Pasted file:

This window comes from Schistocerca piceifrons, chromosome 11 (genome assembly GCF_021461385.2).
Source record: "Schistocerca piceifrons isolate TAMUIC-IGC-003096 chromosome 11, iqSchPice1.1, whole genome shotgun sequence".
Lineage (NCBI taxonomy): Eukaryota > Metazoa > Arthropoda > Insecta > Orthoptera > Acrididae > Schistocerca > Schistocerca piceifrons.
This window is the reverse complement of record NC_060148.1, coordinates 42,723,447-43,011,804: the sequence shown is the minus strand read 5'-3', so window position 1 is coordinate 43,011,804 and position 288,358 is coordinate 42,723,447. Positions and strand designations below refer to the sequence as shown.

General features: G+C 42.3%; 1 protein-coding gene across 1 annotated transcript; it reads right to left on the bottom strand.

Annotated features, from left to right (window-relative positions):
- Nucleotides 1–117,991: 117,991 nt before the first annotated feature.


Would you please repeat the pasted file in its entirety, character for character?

This window comes from Schistocerca piceifrons, chromosome 11 (genome assembly GCF_021461385.2).
Source record: "Schistocerca piceifrons isolate TAMUIC-IGC-003096 chromosome 11, iqSchPice1.1, whole genome shotgun sequence".
Lineage (NCBI taxonomy): Eukaryota > Metazoa > Arthropoda > Insecta > Orthoptera > Acrididae > Schistocerca > Schistocerca piceifrons.
This window is the reverse complement of record NC_060148.1, coordinates 42,723,447-43,011,804: the sequence shown is the minus strand read 5'-3', so window position 1 is coordinate 43,011,804 and position 288,358 is coordinate 42,723,447. Positions and strand designations below refer to the sequence as shown.

General features: G+C 42.3%; 1 protein-coding gene across 1 annotated transcript; it reads right to left on the bottom strand.

Annotated features, from left to right (window-relative positions):
- Nucleotides 1–117,991: 117,991 nt before the first annotated feature.